Second, because the Act gave the option of either a fine, imprisonment, or both, the United States maintained that the Act was not unconstitutional because the threat of imprisonment was severable from the threat of fine (which would not be infamous). Because the court could decide to impose only a fine, the United States argued the Act as a whole should not be struck down.
Third, the United States in its arguments attacked the legality of Wong Wing v. United States and its application to this case, arguing that other Supreme Court cases modified or overruled Wong Wing. Wong Wing was the primary case cited by the Court of Appeals in finding the Act of March 23, 1908 unconstitutional, so in arguing this, the United States argued for the entirety of the Court of Appeals' decision to be set down.
The Court, in its 5-3 ruling (Justice Clarke not having participated), upheld the Court of Appeals’ decision fully, including its decisions to strike as unconstitutional the Act of March 23, 1908, and to order Moreland’s release. The majority opinion – written by Justice Joseph McKenna and joined by Justices Day, McReynolds, Pitney, and Van Devanter – noted their reluctance in the inevitable end result, but felt duty-bound to uphold the right of a U.S. citizen to be protected by the Fifth Amendment, and “... the right, at times, must be accorded one whose conduct tempts to a straining of the law against him.”
Infamy and Severability
In deciding the issue of infamy and infamous crimes, the Court had to lay down some basic definitions. The Court ruled the workhouse at Occoquan in the state of Virginia (a prison farm), to which Moreland was to be sent, was not a penitentiary. It was the contention of the United States that this meant the crime was not infamous, because they argued “the place of imprisonment – that is, imprisonment in a penitentiary – ... makes the infamy; the accompaniment of hard labor being but an incident.”
However, the Supreme Court held that the status of Occoquan was not a relevant fact to the Moreland case; crimes requiring time served in a penitentiary had already been deemed to be infamous in the 1885 case Ex Parte Wilson (114 U.S. 417). The focus of the case instead rested upon the sentence of hard labor, and the majority quoted from the Wilson case: “... it was declared that, if imprisonment was in any other place than a penitentiary and was to be at hard labor, the latter ... made it infamous.” The United States’ contention was in direct opposition to the findings of Wilson, and was rejected.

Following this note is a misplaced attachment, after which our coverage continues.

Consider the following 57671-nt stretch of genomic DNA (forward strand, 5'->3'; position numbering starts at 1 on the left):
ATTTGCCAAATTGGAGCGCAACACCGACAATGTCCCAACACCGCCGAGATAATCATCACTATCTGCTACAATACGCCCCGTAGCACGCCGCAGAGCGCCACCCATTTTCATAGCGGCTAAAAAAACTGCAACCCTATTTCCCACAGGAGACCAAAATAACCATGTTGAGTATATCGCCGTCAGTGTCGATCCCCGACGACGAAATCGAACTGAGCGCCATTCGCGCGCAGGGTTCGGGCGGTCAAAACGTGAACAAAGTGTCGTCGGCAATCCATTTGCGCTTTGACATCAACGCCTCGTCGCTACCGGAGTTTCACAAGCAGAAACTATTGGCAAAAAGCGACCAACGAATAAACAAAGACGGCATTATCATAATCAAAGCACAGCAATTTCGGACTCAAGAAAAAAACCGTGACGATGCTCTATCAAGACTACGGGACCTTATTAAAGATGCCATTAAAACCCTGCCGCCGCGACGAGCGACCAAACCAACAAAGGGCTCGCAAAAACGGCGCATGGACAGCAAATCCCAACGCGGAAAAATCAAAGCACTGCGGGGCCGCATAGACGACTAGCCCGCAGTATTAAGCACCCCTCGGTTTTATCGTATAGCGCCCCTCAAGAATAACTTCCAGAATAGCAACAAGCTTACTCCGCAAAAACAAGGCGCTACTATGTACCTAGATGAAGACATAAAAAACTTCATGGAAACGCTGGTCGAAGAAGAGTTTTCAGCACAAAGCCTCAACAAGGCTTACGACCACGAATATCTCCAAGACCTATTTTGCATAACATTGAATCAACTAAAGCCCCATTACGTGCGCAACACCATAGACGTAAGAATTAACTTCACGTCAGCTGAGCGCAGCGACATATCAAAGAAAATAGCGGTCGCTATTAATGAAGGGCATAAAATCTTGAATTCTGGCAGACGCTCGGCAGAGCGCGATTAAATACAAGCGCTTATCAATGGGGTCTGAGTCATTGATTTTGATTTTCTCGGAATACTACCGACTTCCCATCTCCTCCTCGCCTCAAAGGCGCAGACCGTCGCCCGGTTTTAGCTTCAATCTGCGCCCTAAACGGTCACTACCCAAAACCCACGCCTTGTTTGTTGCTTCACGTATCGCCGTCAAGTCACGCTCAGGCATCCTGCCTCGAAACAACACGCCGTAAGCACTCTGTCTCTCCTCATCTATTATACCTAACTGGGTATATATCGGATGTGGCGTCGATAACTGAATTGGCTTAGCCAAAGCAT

The Court also rejected the United States’ argument that “the provision of the Act [Moreland was charged under] for punishment by fine or imprisonment are severable.” Justice McKenna wrote:
The contention is untenable. It is what sentence can be imposed under the law, not what was imposed, that is the material consideration. When an accused is in danger of an infamous punishment, if convicted, he has a right to insist that he be not put upon trial, except on the accusation of a grand jury.
In upholding the Court of Appeals’ decision the Supreme Court again upheld a key finding of Wilson, noting that even the possibility of an infamous punishment (regardless of whether or not lesser punishments like fines were available) made the crime infamous, and required Fifth Amendment constitutional requirements to be met.
Defense of Wong Wing
Justice McKenna devoted a vast portion of the majority opinion to a defense of Wong Wing v. United States in a prime example of the principle of stare decisis. McKenna wrote that the United States “resists both the authority and extent of [Wong Wing] by the citation of others, which, it asserts, modify or overrule it. A review of it, therefore, is of initial importance.”
The majority opinion found odd the United States’ efforts to “modify the case or to remove it as authority for” the issue at hand before the Court of Appeals, noting “the means and pains taken to accomplish [that goal] are somewhat baffling to representation.” Arguments that the Supreme Court (and the Court of Appeals) were wrong to even cite Wong Wing and that a key finding of that case was incorrectly applied gave the majority pause and lead to a lengthy defense of that 1896 verdict.